British Journal of Psychology

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Volume 60 Issue 2 (May 1969), Pages 149-285

TOWARDS A NEW EXPLANATION FOR THE GEOMETRICAL ILLUSIONS (pages 179-185)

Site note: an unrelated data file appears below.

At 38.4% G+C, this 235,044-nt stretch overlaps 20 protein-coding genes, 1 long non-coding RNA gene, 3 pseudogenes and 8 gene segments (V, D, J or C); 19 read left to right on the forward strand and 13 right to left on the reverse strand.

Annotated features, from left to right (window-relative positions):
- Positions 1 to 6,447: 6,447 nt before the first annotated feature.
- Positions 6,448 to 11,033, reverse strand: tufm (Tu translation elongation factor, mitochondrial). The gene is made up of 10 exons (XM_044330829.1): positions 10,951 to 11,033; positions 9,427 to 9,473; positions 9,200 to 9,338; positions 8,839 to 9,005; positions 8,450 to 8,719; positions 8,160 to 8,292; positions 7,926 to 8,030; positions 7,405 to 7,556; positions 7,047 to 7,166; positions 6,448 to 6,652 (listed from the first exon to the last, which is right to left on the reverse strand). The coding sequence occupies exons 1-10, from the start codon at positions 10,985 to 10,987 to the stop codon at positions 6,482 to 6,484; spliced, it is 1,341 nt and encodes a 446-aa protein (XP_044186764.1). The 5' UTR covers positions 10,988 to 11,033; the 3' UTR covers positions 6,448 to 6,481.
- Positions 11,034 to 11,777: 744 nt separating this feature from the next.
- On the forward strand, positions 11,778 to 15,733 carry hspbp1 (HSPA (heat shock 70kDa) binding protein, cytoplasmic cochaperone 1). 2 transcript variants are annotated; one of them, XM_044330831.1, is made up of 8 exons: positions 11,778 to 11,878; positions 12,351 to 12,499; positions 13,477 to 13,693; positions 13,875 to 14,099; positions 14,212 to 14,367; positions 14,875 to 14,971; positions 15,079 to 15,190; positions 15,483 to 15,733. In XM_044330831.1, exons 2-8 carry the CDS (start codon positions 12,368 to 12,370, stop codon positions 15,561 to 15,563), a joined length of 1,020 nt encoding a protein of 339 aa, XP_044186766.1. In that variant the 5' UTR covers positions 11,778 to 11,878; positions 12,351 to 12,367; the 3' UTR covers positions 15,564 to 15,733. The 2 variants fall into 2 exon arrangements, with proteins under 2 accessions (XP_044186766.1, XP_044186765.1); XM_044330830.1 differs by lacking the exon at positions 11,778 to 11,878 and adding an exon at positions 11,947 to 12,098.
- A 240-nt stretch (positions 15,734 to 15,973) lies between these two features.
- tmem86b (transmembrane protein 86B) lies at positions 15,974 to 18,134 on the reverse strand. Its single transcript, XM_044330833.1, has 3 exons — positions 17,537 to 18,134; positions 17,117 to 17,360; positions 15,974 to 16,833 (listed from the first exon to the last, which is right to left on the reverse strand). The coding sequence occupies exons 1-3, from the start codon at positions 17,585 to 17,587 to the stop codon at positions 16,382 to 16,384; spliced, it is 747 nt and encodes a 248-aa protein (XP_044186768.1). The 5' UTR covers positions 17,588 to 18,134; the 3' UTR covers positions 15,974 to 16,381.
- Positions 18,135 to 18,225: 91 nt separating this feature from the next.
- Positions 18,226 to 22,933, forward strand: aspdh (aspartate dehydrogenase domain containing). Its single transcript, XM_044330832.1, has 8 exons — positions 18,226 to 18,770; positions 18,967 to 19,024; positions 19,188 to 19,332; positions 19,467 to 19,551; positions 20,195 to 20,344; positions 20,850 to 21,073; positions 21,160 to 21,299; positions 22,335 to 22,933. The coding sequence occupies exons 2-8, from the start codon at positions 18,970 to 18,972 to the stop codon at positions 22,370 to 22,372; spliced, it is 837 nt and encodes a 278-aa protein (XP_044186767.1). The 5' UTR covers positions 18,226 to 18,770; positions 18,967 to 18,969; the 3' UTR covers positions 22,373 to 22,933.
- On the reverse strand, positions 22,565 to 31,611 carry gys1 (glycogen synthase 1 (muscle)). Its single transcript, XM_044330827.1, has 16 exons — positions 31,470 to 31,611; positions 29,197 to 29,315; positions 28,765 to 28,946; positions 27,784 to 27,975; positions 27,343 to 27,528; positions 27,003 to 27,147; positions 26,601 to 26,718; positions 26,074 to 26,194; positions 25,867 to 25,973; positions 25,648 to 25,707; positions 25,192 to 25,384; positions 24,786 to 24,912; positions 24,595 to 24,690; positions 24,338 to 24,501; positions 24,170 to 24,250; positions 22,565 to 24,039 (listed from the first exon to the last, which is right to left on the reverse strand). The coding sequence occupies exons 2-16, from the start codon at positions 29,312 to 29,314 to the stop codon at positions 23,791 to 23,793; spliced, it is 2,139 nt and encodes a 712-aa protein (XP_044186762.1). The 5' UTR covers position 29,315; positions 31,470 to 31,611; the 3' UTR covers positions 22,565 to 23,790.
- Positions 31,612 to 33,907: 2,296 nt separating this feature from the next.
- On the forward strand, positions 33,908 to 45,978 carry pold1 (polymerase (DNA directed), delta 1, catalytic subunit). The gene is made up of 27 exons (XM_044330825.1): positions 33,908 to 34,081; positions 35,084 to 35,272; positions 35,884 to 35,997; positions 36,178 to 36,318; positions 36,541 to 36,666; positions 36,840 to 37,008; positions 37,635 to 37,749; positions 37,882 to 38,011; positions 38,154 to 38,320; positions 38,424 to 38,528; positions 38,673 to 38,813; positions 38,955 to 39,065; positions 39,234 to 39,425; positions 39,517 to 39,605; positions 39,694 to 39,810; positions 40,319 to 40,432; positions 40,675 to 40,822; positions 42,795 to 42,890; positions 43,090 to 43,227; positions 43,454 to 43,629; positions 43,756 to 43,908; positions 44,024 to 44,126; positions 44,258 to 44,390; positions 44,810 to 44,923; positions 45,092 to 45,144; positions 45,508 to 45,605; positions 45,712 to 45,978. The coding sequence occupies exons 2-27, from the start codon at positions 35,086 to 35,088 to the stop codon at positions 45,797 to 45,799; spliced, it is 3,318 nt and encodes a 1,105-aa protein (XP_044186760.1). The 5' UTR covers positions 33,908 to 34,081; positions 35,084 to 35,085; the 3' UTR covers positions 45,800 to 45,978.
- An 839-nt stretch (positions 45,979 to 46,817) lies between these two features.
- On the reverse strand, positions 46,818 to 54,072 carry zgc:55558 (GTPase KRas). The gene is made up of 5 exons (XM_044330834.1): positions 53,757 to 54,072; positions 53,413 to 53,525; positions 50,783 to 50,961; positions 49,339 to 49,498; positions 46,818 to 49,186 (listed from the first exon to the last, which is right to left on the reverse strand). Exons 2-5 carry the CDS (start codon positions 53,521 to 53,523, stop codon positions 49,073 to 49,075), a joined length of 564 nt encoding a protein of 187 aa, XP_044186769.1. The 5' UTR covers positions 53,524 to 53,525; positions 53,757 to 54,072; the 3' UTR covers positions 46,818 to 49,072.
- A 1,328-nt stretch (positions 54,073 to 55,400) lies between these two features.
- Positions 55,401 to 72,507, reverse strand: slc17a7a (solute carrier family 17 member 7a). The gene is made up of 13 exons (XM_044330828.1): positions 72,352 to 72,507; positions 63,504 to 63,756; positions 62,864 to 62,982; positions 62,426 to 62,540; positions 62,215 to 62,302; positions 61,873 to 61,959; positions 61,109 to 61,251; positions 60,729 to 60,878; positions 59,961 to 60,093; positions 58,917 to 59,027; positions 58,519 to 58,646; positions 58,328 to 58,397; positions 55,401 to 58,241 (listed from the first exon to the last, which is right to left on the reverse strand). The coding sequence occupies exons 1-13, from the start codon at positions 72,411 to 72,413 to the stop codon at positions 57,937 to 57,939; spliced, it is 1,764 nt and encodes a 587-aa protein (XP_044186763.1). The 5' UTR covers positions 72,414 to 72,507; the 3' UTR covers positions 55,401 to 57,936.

This is the first of a series of papers describing the development of a new theoretical account of illusions. The theory invokes the distorting influence exerted by one set of spatial contours upon another. A general case of this effect gives rise to a gradient of apparent distortion in a column of horizontal lines bounded by sets of vertical bars. The magnitude of this gradient is measured in three conditions. The results show that the extent of distortion is influenced directly by inter‐contour distance, by the dimensions of the contours which induce the illusion and by their contrast with the background display. It is suggested that failure to control these properties of the patterns used to study illusions may be responsible for considerable variation obtained in the results of previous experiments.

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